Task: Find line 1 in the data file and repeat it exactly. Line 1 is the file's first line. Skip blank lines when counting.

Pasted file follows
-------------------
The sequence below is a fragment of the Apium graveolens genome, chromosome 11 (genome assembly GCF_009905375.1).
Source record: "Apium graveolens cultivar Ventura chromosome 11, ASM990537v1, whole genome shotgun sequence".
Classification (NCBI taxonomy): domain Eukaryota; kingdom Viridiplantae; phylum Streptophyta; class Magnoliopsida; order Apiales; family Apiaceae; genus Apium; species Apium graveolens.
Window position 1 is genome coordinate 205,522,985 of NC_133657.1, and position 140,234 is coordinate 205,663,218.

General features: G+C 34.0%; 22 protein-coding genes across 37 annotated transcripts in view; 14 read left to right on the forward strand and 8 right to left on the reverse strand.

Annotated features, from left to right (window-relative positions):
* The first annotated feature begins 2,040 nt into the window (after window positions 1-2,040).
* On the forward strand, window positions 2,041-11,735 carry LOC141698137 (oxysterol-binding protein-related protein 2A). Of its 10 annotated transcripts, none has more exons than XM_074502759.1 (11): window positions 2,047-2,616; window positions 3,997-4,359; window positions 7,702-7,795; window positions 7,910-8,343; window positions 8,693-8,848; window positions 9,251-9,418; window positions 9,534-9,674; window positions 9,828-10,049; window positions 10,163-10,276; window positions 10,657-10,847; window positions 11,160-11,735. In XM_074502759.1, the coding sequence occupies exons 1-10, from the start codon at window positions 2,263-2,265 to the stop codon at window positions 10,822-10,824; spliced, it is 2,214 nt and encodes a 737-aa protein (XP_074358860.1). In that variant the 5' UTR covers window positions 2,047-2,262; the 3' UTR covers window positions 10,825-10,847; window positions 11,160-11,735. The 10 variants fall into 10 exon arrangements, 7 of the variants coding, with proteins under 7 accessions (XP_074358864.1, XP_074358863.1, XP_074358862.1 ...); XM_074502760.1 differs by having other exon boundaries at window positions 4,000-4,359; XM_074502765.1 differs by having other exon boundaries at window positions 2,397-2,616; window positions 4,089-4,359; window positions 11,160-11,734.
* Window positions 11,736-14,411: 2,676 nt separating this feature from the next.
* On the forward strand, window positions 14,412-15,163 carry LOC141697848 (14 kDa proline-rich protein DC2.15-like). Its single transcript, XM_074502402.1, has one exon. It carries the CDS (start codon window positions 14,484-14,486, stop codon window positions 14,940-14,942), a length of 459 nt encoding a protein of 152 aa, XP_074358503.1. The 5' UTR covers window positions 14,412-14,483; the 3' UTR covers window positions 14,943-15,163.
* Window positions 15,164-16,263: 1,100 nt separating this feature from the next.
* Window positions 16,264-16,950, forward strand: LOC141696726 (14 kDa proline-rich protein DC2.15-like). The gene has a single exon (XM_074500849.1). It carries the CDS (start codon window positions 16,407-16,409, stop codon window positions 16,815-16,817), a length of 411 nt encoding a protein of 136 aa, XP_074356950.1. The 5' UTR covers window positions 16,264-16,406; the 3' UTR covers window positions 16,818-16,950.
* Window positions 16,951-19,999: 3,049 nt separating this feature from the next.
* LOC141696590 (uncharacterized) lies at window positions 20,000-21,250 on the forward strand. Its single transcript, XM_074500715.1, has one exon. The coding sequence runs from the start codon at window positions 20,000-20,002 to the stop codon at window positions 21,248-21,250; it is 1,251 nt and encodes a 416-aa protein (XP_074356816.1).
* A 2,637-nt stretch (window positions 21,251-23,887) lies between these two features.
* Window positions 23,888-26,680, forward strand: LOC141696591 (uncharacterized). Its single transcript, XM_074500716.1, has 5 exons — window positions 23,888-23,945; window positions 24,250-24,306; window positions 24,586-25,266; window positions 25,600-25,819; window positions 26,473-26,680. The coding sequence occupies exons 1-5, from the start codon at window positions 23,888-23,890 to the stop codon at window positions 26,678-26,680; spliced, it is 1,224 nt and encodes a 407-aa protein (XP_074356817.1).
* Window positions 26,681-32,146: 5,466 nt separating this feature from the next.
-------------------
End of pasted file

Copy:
The sequence below is a fragment of the Apium graveolens genome, chromosome 11 (genome assembly GCF_009905375.1).